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‘We need the literature of other countries to expand our
horizons and stimulate our ideas. Without it, we are not only
diminished, we are starved’
(The Times, Magnus Linklater 29/06/05)
Speed of Light
by Joy Cowley
Age Range: 12+
Jeff’s comes from an affluent but dysfunctional family. His father is more interested in money than his family; his mother is in denial; his older brother Beck is in a Thai prison for drug smuggling and his sister Andrea has a secret. Jeff’s parents have disowned Beck and refuse to talk about him so Jeff and Andrea have to discuss him whenever they are alone.
Jeff has a fascination with numbers; while his family gradually falls apart he buries himself in the safe world of numerology and mathematics because he always knows where he is with numbers. When a strange old woman known as Maisy, is blown into Jeff’s life after a storm hits Wellington, she challenges everything he believes to be true. Can Jeff be the glue that can put his family back together again?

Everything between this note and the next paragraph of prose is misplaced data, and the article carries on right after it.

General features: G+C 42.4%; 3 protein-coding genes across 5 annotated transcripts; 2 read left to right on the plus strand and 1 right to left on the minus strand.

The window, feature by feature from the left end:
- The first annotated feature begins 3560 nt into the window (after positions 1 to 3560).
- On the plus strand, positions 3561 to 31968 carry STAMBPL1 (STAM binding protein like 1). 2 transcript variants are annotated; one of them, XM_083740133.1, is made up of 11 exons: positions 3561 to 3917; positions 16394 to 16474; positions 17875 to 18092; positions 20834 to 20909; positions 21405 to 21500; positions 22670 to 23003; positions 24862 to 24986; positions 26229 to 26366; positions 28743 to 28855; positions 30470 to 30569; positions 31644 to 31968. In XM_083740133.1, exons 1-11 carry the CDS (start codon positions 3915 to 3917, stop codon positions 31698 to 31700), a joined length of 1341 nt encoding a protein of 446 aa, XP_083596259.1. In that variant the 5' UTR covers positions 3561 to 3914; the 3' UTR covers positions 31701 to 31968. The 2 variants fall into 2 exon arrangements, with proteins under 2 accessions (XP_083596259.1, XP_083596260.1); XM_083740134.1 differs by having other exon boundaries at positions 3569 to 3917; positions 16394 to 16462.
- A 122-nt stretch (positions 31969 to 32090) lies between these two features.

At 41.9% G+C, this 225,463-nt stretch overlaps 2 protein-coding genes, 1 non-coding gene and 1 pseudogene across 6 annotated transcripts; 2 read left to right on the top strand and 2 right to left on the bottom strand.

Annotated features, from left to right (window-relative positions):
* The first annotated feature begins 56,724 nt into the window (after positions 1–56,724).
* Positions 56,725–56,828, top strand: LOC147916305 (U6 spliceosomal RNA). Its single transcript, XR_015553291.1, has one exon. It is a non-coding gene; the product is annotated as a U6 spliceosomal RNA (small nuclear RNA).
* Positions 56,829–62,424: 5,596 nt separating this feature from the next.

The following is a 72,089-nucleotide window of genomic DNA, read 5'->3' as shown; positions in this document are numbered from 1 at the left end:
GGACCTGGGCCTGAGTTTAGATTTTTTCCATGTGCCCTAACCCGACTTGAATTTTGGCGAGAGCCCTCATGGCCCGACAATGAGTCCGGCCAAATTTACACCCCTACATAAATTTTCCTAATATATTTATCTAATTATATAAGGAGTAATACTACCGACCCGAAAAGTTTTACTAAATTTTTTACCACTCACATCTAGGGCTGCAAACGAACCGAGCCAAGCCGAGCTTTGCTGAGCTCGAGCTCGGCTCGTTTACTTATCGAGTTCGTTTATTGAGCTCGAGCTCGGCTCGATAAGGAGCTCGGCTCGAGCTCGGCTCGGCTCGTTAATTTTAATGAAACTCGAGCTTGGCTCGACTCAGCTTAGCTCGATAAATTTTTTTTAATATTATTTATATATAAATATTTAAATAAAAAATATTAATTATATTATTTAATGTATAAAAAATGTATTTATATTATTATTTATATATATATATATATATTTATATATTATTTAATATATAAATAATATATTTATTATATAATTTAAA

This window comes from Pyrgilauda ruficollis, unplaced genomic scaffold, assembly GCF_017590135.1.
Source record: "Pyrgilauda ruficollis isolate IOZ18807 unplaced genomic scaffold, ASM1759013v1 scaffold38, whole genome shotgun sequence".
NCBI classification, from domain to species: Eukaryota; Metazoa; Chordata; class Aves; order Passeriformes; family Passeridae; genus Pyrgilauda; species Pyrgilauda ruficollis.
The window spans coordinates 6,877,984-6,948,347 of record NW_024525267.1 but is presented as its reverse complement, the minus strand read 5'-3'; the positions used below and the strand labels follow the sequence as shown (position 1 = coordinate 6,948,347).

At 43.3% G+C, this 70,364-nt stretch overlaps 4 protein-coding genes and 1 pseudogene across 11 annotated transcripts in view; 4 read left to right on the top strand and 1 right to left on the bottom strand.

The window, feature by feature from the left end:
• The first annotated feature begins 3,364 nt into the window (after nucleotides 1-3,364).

Joy Cowley is one of New Zealand’s best-loved writers for children. She manages to keep the tension right up to the last page and her beautiful prose carries this book along – Jeff’s ‘mind was like a grasshopper springing away from the pages and back to the conversation’ and when he is trying to remember he muses ‘for example, if you couldn’t think of a word you let it go and soon after, some tide would wash it up, unbidden, on the shores of your mind’.
This unusual novel is about light and dark and challenging our perceptions as well as showing adults who are too obsessed with themselves to understand their children. It is difficult at first to have much empathy with Jeff’s parents: his father is bombastic and a bully who is unable to deal with his feelings while his mother is emotionally detached. Jeff is only able to rely on Andrea for support but even she is becoming distant. Despite Jeff’s despair at times the underlying moral theme of the story is one of hope.